In this episode of the Basic Folk podcast, host Cindy Howes chats with indie-folk singer/songwriter Denison Witmer about his newly released record American Foursquare, birdwatching, songwriting and more. The episode also includes a playthrough of Witmer’s song “Catalina Love.”
Despite a seven years hiatus, Witmer is back with an album that recounts the emotional processing of big life changes, namely relocating his family from Philadelphia all the way back to his hometown in Lancaster, Pennsylvania.
“I’m thankful that we made the move. I mean that not in an ‘acceptance is the final stage of grief kind of way.’ I mean it in like, ‘I found acceptance in this decision, and I found peace in this decision.’ Because I’m experiencing a lot of joy being here and creatively I didn’t know how much I needed to go inward and not outward. In the city I was just looking at what’s around me and I was kind of pulling from like all of this stimulation of city life and friends,” he says.
He goes on to share a story of when he went on a cross-country road trip and his radio broke on the second day, leaving him to endure hours of silence on the road. He explains that when putting together this record he wanted to tap into that silence and give himself space to think freely.
“As I was writing this new record, and as I was trying to start to explore my music, great musical creativity, again, here in this house, I actually thought about that time. Some of my strongest mental breakthroughs personally happened when I had nothing to go on other than just my own thoughts, so I tried to focus on that,” Witmer explains.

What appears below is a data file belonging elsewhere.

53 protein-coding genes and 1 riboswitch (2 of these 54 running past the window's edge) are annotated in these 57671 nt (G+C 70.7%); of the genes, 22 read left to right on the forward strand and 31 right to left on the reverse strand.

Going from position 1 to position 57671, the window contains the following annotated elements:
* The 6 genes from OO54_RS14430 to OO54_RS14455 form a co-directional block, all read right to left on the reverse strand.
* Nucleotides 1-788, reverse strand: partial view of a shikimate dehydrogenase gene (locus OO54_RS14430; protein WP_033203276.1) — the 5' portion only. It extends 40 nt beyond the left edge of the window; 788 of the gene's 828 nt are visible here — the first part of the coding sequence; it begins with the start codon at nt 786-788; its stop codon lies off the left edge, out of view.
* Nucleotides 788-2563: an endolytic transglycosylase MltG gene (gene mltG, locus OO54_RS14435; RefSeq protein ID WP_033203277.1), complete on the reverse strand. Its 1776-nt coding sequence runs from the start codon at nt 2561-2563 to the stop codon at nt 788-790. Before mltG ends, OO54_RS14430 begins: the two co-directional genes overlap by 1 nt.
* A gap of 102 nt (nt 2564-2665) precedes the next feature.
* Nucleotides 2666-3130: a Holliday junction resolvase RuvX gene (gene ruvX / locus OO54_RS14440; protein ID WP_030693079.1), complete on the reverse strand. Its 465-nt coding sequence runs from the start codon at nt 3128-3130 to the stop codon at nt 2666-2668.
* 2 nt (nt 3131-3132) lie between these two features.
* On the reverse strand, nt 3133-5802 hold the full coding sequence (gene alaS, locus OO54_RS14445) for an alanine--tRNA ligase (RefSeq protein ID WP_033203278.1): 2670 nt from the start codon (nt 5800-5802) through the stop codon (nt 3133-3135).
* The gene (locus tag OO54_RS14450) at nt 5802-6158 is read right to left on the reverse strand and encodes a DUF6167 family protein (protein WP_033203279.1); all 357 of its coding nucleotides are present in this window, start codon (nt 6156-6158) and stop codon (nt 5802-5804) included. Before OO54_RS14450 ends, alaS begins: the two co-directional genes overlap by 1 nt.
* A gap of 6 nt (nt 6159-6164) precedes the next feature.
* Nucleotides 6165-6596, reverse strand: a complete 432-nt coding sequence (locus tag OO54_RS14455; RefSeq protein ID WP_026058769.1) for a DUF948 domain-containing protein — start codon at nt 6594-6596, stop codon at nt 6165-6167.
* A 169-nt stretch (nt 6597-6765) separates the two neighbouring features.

As far as how Witmer got into music, he has Don Peris of indie-folk group The Innocence Mission to thank. Witmer shares that when doing guitar lessons with Peris, the musician encouraged Witmer to play his own way and eventually start recording.
“I was just a 17-year-old kid who was taking guitar lessons from the guitar player of their band,” Witmer said. “His name is Don Perris and I’m really thankful to him because he basically took me under his wing and said, ‘I think you have an interesting way of playing guitar, maybe guitar lessons isn’t the best thing for you. Maybe we should record some songs instead.’ And so he recorded my first album and helped me shape the songs, kind of produced the songs and helped me learn arranging.”
Later down the line it was Sufjan Stevens who recognized Witmer’s talents and signed him to his label, telling Witmer that his music is “art people should hear” and a “public service.”
With that endorsement from Stevens, check out Witmer’s “Catalina Love” below and his newest album American Foursquare. Be sure to listen to the rest of the episode on Basic Folk to get more details and tidbits.